Living Writers Welcomes Valeria Luiselli for First Event of the Year


Rose Corcoran

LIVING WRITERS: Colgate welcomes its first in-person Living Writers author since 2020.

For the first time since March 2020, Colgate’s wildly popular Living Writers series hosted an in-person event with Valeria Luiselli. The Living Writers series garners students from various interests, professors, proud alumni and residents of Hamilton. On Thursday, Sept. 9, the award-winning author of “Tell Me How It Ends: An Essay in 40 Questions” attracted a full event in Love Auditorium as well as over 80 Zoom participants. The event was introduced by Associate Professor of English Jennifer Brice, who oversees the entire Living Writers program and course. The full auditorium waited eagerly to hear from Luiselli while enjoying their complimentary apple cider and donuts. 

Luiselli’s critically acclaimed novel, “Tell Me How It Ends: An Essay in 40 Questions” extends a passionate and humane perspective on the American immigrant experience. Her polemic was written based upon her time as a volunteer translator for children seeking legal help during the refugee crisis. As she bridged the gap between two worlds, she drew inspiration from a desire to replace the pressure on the flawed immigration system, rather than villainizing those seeking a new life in America.

“[Luiselli] writes with staggering emotional power, and draws attention to those with fates literally and metaphorically up in the air,” Brice said. 

Luiselli began her captivating presentation with a nostalgic account of her family’s road trip in 2014, when they drove from New York to the borderline of Arizona. Although geographically at the edges of our states, she profoundly notes that borderlines are the heart of America, bursting with hopes of new beginnings and a beautiful mixing of cultures.

“We drove through layers of abandoned America filled with closed motels and empty diners,” Luiselli recounted.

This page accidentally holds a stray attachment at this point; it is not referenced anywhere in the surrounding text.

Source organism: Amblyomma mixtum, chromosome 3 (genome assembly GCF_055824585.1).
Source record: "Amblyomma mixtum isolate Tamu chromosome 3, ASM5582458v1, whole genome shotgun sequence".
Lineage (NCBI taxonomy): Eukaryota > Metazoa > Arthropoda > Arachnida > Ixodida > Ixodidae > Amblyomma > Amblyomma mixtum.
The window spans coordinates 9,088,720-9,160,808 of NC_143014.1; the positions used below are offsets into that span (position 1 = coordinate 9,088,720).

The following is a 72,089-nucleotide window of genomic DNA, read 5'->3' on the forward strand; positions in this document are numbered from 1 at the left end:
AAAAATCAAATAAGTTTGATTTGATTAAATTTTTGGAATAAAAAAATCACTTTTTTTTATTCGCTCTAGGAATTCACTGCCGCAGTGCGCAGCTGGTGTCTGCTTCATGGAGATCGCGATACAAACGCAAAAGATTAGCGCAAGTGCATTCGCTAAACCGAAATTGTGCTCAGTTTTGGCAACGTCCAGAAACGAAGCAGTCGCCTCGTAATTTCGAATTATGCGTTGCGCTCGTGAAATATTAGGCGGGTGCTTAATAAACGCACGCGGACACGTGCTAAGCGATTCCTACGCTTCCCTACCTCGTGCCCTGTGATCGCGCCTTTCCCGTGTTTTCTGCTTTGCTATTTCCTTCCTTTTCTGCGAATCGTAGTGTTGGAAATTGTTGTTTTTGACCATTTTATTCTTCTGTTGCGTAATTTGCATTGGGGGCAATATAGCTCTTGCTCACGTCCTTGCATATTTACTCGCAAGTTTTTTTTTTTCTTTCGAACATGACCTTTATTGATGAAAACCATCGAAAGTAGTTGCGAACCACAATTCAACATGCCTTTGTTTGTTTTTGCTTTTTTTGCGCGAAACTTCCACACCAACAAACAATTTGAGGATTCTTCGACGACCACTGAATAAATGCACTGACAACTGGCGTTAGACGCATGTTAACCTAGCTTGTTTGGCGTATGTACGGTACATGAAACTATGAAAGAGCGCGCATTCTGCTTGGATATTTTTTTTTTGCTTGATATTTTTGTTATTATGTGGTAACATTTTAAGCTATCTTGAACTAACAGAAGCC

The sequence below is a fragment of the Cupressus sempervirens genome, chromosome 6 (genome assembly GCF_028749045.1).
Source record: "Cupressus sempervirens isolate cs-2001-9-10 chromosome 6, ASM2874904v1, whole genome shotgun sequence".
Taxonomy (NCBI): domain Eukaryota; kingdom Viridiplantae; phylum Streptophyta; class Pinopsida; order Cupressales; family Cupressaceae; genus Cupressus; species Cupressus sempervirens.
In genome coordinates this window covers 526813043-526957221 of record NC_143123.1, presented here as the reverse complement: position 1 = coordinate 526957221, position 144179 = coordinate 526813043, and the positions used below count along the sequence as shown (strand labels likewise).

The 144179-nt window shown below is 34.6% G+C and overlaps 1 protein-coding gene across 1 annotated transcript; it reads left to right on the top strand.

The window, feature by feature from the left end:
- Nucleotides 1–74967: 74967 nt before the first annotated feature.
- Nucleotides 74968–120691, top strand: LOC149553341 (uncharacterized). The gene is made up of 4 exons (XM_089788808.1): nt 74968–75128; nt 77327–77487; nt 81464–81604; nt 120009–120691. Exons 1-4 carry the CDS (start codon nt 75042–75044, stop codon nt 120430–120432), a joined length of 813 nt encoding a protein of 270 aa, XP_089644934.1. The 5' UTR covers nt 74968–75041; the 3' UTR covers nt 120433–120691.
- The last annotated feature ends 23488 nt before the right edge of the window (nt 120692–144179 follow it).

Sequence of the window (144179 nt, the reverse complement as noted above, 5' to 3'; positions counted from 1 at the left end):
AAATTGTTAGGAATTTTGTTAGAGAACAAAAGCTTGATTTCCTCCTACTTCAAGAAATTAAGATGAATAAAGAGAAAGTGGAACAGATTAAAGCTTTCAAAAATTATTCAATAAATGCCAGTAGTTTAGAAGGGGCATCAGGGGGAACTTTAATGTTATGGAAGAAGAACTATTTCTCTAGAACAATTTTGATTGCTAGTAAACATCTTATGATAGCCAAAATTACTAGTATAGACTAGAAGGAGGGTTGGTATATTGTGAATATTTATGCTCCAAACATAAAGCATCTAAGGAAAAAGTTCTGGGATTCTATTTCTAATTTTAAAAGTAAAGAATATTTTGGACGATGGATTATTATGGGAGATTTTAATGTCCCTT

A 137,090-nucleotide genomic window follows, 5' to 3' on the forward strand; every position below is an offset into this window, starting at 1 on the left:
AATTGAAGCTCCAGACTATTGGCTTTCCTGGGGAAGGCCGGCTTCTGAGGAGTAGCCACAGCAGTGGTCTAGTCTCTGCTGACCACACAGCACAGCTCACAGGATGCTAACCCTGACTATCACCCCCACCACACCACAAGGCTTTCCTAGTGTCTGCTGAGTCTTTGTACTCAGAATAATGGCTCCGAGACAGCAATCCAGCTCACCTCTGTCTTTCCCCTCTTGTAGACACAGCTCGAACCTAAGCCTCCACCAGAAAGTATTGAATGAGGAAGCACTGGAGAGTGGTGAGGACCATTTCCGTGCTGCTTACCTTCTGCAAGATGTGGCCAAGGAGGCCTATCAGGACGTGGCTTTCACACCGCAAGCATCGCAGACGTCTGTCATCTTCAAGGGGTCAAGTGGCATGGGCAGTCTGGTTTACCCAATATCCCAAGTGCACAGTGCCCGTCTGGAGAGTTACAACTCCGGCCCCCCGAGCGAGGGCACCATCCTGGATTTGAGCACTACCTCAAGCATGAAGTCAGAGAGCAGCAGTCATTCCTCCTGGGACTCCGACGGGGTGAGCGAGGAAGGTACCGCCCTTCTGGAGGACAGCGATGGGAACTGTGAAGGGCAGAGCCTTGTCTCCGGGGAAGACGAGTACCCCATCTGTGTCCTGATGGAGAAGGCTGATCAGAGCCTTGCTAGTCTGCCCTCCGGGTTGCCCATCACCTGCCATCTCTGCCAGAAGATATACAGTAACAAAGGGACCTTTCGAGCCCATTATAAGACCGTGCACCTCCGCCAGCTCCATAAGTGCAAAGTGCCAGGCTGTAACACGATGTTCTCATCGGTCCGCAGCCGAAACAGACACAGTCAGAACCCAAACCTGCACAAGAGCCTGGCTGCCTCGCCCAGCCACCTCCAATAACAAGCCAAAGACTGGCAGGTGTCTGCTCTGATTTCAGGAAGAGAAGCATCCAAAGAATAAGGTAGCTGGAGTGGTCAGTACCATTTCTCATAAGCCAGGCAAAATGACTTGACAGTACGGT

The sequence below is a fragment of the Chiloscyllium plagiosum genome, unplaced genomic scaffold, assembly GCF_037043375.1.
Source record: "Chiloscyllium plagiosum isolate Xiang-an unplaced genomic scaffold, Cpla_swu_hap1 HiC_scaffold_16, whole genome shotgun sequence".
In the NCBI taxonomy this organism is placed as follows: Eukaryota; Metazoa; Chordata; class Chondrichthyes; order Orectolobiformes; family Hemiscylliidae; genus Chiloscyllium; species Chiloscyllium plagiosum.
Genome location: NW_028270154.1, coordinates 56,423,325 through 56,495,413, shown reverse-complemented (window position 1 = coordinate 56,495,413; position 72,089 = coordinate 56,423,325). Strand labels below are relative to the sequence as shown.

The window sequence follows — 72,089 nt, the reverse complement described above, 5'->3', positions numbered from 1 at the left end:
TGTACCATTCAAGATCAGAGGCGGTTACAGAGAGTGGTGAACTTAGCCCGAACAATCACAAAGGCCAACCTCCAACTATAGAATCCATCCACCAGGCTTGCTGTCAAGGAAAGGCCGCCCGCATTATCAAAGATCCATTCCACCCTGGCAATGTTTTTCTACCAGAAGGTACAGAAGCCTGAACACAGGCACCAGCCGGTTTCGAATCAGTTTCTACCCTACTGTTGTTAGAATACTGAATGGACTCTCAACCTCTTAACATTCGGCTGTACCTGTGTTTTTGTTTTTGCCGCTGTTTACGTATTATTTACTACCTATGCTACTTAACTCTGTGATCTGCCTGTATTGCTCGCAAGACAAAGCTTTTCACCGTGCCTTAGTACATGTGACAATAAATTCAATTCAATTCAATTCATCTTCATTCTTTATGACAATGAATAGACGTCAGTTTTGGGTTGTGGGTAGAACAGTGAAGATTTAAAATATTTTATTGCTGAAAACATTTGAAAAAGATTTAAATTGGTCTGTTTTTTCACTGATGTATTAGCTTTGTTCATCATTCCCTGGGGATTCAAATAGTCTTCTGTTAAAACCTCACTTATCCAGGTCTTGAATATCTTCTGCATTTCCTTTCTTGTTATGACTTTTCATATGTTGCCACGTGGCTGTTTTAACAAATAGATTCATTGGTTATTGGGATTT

As the author continued on her road trip, she learned about the crisis through magazines, AM radio and newspapers that her family bought in several different cities along the way. Luiselli absorbed many different viewpoints on the system before eventually deciding to actively involve herself by becoming a translator. 

Luiselli’s presentation not only explored her novel but also provided an opportunity for attendees to understand the process of American immigration through the United States-Mexico border from her own personal experience. Her experiences translating for children garnered a wealth of stories told in broken pieces, wrought with unhappy endings and unanswered questions. The author’s recollection of the fear, shattered hopes and tensions imposed upon those seeking refuge brought a sense of empathy that cannot be matched by any news articles or history books. 

“Why did you come to the United States?” was a question repeated several times by Luiselli during her time as a translator. 

This question was never followed by a clear answer. More absurd queries would follow, such as , “Have you ever committed a crime of low integrity to your knowledge?”, “Are you a member of the Communist Party?” and even “Do you intend to practice polygamy in the United States?” These are only a few examples of what refugees were asked  in order to determine whether or not they would receive an attorney to take their case. 

Luiselli writes in a personable and often sympathetic tone all while managing to include blunt information, vibrant descriptions and nostalgic accounts of her experiences. She beautifully conquers important topics from which most people shy away, and for the entirety of her presentation and reading managed to fully engage with the attendees. Her fascinating tales of childhood, solitude and bittersweet reminiscence are not to be missed. 

“[We must] step away from the feeling that we only need to document the present,” Luiselli asserted as she concluded her talk.

The Living Writers program’s start to the semester was a perfectly sentimental mixture of poignance and inspiration. While Luiselli’s discussion about her writing process shed light on her personal experiences as an immigrant and volunteer translator, it also stressed the power of actively involving oneself with important issues in hopes to create positive change, something that is crucial in the novel Tell Me How It Ends: An Essay in 40 Questions and within our community at Colgate.